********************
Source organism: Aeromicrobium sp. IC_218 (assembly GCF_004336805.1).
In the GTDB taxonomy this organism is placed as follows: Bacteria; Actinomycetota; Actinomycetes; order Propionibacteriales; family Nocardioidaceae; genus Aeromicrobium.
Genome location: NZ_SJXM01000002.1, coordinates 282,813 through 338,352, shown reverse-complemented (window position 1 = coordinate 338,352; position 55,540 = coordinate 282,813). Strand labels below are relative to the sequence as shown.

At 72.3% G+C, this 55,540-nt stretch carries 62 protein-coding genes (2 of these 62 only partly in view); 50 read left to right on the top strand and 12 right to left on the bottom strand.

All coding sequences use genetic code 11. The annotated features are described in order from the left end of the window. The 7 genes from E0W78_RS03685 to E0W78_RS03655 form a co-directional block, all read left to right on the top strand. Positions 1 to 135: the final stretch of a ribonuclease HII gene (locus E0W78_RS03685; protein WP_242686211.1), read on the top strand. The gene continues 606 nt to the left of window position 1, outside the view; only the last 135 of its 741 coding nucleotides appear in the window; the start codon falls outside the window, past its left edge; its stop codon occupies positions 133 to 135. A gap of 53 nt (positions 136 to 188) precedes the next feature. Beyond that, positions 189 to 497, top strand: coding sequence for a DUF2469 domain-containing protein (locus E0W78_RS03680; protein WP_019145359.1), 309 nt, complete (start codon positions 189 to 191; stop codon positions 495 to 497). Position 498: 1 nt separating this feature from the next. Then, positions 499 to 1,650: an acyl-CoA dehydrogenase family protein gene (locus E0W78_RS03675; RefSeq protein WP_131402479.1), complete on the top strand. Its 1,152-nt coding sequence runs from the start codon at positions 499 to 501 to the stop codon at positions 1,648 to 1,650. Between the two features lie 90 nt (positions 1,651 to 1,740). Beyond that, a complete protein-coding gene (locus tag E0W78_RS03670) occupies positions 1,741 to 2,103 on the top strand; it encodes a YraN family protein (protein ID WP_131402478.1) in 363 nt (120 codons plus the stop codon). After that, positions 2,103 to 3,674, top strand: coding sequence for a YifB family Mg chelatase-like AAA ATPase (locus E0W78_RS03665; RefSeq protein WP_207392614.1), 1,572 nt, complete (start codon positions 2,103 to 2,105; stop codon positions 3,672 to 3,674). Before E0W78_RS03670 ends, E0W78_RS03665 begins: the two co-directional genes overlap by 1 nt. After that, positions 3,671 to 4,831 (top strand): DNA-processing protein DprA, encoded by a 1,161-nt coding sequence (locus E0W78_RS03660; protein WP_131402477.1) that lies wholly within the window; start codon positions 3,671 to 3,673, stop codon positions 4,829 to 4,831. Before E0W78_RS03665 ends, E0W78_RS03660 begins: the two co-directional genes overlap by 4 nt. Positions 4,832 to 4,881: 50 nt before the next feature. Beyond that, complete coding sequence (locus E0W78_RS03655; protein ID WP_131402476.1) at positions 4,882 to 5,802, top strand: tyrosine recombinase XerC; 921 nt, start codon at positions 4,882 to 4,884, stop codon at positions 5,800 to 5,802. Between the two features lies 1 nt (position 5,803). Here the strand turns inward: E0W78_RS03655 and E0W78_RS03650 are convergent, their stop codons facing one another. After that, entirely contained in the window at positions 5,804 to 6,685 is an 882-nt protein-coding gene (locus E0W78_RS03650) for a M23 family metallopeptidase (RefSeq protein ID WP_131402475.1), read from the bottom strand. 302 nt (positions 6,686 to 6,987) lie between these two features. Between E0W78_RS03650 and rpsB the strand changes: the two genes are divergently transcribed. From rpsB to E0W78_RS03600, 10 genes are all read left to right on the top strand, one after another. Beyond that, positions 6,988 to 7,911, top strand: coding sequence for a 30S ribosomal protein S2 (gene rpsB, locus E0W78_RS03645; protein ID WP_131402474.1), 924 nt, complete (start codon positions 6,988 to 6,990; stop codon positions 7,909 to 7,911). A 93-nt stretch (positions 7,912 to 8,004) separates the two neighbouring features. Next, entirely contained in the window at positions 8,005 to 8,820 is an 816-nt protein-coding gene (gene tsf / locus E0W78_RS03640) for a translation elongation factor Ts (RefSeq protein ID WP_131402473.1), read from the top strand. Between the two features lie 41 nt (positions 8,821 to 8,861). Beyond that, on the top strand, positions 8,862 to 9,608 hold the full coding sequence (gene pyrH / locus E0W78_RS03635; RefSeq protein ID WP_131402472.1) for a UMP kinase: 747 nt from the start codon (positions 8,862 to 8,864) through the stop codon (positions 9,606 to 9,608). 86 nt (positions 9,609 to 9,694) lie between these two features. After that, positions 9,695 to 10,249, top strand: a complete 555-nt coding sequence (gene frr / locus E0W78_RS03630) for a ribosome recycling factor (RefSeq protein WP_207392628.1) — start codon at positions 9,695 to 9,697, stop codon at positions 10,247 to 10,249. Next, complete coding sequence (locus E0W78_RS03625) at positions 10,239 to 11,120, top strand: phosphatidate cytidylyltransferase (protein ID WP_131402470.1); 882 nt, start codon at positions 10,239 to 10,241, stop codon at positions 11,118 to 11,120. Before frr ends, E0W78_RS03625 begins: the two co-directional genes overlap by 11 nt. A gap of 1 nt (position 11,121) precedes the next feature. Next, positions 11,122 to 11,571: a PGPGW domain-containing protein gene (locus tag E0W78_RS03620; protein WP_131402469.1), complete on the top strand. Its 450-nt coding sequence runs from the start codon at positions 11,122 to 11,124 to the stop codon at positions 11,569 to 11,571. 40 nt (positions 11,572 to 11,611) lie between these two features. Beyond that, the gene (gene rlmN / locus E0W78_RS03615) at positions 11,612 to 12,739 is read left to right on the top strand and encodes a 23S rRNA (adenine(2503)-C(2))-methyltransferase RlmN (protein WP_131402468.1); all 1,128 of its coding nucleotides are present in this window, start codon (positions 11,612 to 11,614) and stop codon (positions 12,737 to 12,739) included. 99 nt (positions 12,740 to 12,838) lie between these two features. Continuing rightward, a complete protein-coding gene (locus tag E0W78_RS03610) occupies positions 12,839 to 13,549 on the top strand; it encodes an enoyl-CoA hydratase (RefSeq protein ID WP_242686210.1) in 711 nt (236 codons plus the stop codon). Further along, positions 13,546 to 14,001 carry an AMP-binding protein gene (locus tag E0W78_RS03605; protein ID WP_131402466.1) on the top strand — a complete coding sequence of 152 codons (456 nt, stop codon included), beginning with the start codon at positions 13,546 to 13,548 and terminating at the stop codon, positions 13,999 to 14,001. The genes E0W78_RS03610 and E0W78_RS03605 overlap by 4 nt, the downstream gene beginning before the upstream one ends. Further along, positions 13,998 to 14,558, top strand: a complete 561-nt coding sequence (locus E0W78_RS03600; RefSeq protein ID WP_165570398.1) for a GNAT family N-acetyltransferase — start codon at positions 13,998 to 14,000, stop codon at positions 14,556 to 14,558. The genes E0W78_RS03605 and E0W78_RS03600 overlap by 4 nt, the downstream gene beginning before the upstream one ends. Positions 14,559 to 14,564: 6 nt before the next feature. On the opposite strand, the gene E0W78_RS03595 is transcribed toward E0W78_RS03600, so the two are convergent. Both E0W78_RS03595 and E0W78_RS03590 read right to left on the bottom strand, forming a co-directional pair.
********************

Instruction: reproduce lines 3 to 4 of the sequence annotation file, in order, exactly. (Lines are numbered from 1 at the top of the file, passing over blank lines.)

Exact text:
Genome location: NZ_SJXM01000002.1, coordinates 282,813 through 338,352, shown reverse-complemented (window position 1 = coordinate 338,352; position 55,540 = coordinate 282,813). Strand labels below are relative to the sequence as shown.

At 72.3% G+C, this 55,540-nt stretch carries 62 protein-coding genes (2 of these 62 only partly in view); 50 read left to right on the top strand and 12 right to left on the bottom strand.